Wine Tips from Sommelier Miguel Ángel Benito of El Chaflán - Madrid (España), Spain
My answer to the question "what is your type of wine?" is straightforward: I don't have prejudices - for varietals, regions, or countries. I don't pigeonhole myself in a closed circle of a dozen wines; I believe that ultimately there are enough varietals, climates, soils, winemaking methods, and cultures to be surprised by, to savor, to discover, and to be thrilled by.
I have the good fortune to be living at a special moment in the course of Spanish wines; previously there were a limited number of wine styles, but now there is an emerging vanguard of wines which can rub shoulders with the best of the world. For them, tradition is neither a burden nor a challenge. For winemakers in a country so privileged in geography and climate there are many choices to be made. In my opinion a good part of the responsibility lies in the care and work in the vineyard, redirecting nature as it expresses itself in the union of fruit and earth. With that in mind, I can enjoy the blend of Tempranillo and Graciano in one of our Riojas, or of Garnacha and Parraleta in a Somantano, as much as an unknown Bobal from Utiel-Requena. Furthermore I continue to be astonished by the wines of Barolo, Tuscan, Saint-Emilion, Pomerol, Port, Napa Valley…in short, I find so many agreeable and amazing wines around the world that my interest in enjoying them and describing them is ever increasing.
Nonetheless, there is something special about the wines of Andalucia, Jerez, Manzanilla de Sanlucar, Montilla-Moriles, and Condado de Huelva - the wines the world knows collectively as Sherry - which may be the most genuine Spanish contribution to the world's viticultural panorama, providing unique aromas and flavors.
The influence of various factors is needed to create them: the climate - southern, but with clear Atlantic influences, so that the summer as well as the winter is mild, with high humidity from the proximity of the sea. The cloud cover is appreciable enough - although it can appear otherwise - to offer a contrast to the many hours of sunlight each year. Albariza, the white limestone soil of the area, is capable of absorbing a lot of water. In the hottest months it forms a crust on its surface, which impedes evaporation; meanwhile its clear, white color reflects the sun's rays onto the vines, concentrating and increasing the sugars in the grapes.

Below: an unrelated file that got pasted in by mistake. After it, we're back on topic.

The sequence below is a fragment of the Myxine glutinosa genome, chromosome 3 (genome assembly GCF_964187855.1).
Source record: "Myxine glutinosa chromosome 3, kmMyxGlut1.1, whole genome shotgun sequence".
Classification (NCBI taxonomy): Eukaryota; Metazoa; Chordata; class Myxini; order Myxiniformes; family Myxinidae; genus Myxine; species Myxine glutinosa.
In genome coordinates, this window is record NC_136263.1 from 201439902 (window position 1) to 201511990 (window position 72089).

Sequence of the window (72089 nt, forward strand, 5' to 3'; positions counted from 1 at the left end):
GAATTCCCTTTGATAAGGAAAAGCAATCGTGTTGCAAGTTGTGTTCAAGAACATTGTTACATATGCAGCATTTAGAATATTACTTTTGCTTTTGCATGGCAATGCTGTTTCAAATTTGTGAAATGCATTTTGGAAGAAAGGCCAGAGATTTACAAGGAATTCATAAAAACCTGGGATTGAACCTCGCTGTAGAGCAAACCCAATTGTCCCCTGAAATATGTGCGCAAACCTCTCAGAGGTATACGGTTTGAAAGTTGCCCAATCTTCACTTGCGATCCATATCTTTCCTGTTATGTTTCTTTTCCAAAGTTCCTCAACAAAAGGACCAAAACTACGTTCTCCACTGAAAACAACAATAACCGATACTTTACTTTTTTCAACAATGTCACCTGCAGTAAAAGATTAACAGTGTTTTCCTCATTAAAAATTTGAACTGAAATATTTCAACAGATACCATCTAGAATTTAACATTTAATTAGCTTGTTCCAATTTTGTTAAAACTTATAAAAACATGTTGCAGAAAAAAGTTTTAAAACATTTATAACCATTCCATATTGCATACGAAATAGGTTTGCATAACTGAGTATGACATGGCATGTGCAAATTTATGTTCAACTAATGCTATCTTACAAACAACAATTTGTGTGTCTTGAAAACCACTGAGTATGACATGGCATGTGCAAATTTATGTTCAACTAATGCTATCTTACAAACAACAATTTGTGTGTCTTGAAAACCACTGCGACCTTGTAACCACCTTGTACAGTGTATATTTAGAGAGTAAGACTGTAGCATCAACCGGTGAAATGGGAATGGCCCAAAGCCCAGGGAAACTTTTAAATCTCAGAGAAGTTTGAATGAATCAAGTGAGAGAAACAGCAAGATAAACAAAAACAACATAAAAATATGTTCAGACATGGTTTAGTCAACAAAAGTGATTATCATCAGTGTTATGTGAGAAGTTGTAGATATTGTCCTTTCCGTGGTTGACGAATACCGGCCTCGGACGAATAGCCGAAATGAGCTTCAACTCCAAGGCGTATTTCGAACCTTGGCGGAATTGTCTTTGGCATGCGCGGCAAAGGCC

A few different varietals are grown in the area: Palomino is the most common grape in Jerez and Sanlucar de Barrameda, while Pedro Ximenez dominates in Montilla-Moriles. For sweet wines Pedro Ximenez is actually used in both regions along with Moscatel in Malaga. The winemaking process up to and including fermentation is little different than winemaking in other regions around the world, excepting the singular properties of the varietals and the soils of the vineyards. But from this point on, some new complex and diverse factors come together, and magic makes its appearance.
The Veil of Flor
When fermentation has finished, the wine has reached a minimum of 13.5% alcohol; the wine is racked into 500 liter casks, but they are not filled to the top as they would be in almost any other wine region of the world. Inside the cask an unusual biological aging begins under what is known as the "veil of flor," a white cap resembling foam which forms on the surface of the wine. However, for this to occur the wine must possess between 15% and 17.5% alcohol, so in Jerez and Manzanilla the winemaker fortifies it with neutral grape brandy; in Montilla-Moriles this higher level of alcohol is reached naturally during fermentation as the Pedro Ximenez grape ripens to a higher level of sugars than Palomino. The cap of flor only forms in the very particular climate of the southwest of Andalucia; humidity is a fundamental factor, and the sherry casks are left open inside the bodega to promote flor growth. For the same reason the bodegas are not cellars but are instead at ground level. Flor is actually a form of yeast; it absorbs any remaining sugars in the wine while lowering volatile acidity and glycerine. At the same time it also increases aromatic esters and aldehydes that give sherry its characteristic aromas.
Each wine will become quite different according to their individual evolutions in the cask. Here the winemaker has many different classifications to choose from, deciding which will become the finest and most elegant wine. Those with an abundance of flor are destined to become "fino" sherries, but may become classified as amontillados instead, depending on their future aging. The casks which do not develop enough flor, or whose quality is otherwise insufficient, are used to make olorosos; they are fortified again up to 18% alcohol (flor can not survive at more than 17.5%) and are aged in separate casks.